The benefits employers get from making workplace accommodations for disabled employees can outweigh the costs, according to research by the Job Accommodation Network, a service of the Office of Disability Employment Policy of the U.S. Department of Labor. The study found that accommodations resulted in benefits like retaining valuable employees, improved productivity and employee morale, a reduction in workers’ compensation risks and costs, and an improvement in company diversity. Most accommodations cost these employers little to nothing.

Read more: Learning About Diversity and Inclusion: 10 Free Virtual Courses


When you might consider disclosing a disability to your employer

For many with visible disabilities, the choice may not necessarily be whether or not they should disclose it, but rather when the optimal time is to do so. However, if you have an invisible disability, the timing, if at all, is often up to you.

“I usually say it’s up to the person—some people want to be upfront, but some people want to be on a level playing field,” says Sounny-Slitine. "Ideally, employees will disclose a disability and request accommodations before performance problems arise, or at least before they become too serious.”

You might consider disclosing a disability:

  1. During the application process. Some people choose to be upfront because their disability is a point of pride or defines who they are as an individual. Others disclose a disability when scheduling an interview to prepare the hiring manager and avoid any uncomfortable questioning. 

  2. After you are extended a job offer. If your disability does not prohibit you from performing the essential functions of the job with or without accommodations, there may be no reason to disclose it before you get an offer. Many individuals might do this to help avoid possible bias in the interview process and ensure the employer focuses solely on their qualifications.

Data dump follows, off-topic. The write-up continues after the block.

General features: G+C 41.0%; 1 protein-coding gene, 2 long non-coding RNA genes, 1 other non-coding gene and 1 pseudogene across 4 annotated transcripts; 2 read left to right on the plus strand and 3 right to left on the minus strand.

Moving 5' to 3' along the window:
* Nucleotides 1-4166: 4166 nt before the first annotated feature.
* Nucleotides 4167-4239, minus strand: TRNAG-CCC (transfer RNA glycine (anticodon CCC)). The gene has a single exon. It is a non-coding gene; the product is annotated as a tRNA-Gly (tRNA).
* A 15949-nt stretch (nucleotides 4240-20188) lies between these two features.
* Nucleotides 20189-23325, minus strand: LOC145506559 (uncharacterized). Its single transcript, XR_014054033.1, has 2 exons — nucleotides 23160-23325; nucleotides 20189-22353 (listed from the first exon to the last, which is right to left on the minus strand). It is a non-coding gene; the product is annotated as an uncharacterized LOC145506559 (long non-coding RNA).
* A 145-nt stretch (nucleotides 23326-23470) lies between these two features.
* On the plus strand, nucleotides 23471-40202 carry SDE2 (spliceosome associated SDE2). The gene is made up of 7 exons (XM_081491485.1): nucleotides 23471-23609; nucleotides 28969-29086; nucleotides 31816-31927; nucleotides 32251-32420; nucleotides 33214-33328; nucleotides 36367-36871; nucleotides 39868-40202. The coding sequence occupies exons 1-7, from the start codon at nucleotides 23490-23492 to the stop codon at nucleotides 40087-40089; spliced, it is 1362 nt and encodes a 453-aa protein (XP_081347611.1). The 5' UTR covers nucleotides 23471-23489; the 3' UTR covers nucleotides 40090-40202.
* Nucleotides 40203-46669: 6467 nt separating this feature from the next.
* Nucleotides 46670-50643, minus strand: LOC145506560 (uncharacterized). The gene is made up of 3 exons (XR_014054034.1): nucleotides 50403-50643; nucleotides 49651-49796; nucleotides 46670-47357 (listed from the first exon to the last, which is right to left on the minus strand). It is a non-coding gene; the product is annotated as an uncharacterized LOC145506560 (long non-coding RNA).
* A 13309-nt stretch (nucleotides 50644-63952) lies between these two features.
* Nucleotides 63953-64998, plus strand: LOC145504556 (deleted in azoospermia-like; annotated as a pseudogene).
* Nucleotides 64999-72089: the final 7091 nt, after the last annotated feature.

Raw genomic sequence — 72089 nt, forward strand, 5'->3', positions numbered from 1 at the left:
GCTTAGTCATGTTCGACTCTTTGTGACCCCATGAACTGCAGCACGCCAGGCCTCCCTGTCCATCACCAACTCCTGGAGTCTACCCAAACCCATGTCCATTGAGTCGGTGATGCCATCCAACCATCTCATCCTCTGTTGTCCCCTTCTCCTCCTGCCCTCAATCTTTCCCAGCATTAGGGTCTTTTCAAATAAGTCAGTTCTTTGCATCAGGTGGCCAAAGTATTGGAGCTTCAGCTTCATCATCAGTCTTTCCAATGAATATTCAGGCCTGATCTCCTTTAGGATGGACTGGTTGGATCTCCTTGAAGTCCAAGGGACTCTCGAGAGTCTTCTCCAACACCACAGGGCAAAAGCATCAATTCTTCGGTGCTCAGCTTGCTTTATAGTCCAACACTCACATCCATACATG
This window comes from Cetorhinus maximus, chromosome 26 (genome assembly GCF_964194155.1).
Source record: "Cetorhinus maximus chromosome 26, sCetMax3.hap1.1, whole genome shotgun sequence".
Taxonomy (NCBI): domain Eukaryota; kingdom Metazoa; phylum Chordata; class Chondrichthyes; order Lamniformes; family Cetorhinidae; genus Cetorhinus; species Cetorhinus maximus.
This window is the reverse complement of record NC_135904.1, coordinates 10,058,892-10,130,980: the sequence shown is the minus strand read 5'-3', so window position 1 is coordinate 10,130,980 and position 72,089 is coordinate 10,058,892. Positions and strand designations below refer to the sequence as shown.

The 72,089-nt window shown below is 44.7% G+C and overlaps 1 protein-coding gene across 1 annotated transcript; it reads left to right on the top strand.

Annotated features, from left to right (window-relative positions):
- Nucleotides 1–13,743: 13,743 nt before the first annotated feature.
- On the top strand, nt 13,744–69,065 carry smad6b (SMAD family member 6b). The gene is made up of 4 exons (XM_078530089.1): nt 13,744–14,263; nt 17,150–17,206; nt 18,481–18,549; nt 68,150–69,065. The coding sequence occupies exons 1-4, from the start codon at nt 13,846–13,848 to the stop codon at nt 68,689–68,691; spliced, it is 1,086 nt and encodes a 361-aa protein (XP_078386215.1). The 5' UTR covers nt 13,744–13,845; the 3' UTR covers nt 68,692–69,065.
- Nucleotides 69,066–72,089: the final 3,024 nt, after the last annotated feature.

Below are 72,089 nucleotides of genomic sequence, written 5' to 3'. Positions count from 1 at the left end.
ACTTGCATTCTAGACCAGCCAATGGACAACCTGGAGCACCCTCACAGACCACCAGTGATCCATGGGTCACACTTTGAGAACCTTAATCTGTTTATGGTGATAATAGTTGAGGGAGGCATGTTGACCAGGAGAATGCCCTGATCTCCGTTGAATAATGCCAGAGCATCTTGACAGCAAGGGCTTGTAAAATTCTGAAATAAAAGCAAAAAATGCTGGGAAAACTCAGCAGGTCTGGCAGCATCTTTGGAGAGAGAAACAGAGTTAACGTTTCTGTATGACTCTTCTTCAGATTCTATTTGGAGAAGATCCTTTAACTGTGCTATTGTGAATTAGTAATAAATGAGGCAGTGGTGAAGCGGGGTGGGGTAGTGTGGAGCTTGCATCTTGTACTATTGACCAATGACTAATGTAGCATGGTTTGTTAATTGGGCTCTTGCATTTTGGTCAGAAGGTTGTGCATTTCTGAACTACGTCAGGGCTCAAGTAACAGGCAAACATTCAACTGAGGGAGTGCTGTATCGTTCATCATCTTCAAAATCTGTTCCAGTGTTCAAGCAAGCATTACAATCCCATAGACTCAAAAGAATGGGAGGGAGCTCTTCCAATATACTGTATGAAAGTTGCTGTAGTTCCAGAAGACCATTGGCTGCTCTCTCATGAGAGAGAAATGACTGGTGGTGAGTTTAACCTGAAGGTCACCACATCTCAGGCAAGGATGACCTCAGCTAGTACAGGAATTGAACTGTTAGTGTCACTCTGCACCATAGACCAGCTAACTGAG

3. During your employment. Many employees wait until after they develop relationships with their coworkers and supervisors before they disclose personal information like a disability. Others, perhaps, have worked at a company for many years but are suddenly in pain and can’t do their job effectively. If you’re having trouble performing certain functions of your job due to a disability,  you might consider disclosing it so you or your supervisor can begin discussions about potential accommodations.

Related: 15 Careers Working with the Disabled


How to tell an employer about a disability

Telling an employer about something as personal as a disability can be as nerve-wracking as asking for a raise. Describing your disability and any work accommodations you might require via email may be a good option to help ease anxiety. 

You might consider preparing possible solutions to present to your employer or suggestions for appropriate accommodations. For example, you might request time off for appointments, working remotely, a lateral move or an ergonomic chair.  Your employer may also have solutions you’re not aware of.